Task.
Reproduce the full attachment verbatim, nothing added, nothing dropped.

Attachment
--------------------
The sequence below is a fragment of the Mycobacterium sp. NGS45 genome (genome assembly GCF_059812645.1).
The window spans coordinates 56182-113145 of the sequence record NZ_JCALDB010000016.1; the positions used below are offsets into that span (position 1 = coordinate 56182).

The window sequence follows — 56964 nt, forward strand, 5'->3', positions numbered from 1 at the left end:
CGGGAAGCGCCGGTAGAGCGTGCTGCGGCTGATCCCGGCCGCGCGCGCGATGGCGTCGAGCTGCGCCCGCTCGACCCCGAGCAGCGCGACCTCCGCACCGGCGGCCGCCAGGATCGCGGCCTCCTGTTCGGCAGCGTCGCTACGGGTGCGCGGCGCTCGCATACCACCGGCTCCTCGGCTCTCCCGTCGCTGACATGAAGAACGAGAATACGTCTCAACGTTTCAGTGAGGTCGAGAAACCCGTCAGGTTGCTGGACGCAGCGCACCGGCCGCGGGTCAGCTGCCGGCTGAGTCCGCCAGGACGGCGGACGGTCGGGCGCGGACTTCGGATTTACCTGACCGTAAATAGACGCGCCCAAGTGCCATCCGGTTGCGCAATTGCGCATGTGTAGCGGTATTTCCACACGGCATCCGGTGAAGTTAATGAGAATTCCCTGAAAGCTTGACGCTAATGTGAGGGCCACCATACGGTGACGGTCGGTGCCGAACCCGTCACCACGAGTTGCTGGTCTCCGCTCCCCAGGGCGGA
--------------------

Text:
The sequence below is a fragment of the Mycobacterium sp. NGS45 genome (genome assembly GCF_059812645.1).
The window spans coordinates 56182-113145 of the sequence record NZ_JCALDB010000016.1; the positions used below are offsets into that span (position 1 = coordinate 56182).

The window sequence follows — 56964 nt, forward strand, 5'->3', positions numbered from 1 at the left end:
CGGGAAGCGCCGGTAGAGCGTGCTGCGGCTGATCCCGGCCGCGCGCGCGATGGCGTCGAGCTGCGCCCGCTCGACCCCGAGCAGCGCGACCTCCGCACCGGCGGCCGCCAGGATCGCGGCCTCCTGTTCGGCAGCGTCGCTACGGGTGCGCGGCGCTCGCATACCACCGGCTCCTCGGCTCTCCCGTCGCTGACATGAAGAACGAGAATACGTCTCAACGTTTCAGTGAGGTCGAGAAACCCGTCAGGTTGCTGGACGCAGCGCACCGGCCGCGGGTCAGCTGCCGGCTGAGTCCGCCAGGACGGCGGACGGTCGGGCGCGGACTTCGGATTTACCTGACCGTAAATAGACGCGCCCAAGTGCCATCCGGTTGCGCAATTGCGCATGTGTAGCGGTATTTCCACACGGCATCCGGTGAAGTTAATGAGAATTCCCTGAAAGCTTGACGCTAATGTGAGGGCCACCATACGGTGACGGTCGGTGCCGAACCCGTCACCACGAGTTGCTGGTCTCCGCTCCCCAGGGCGGA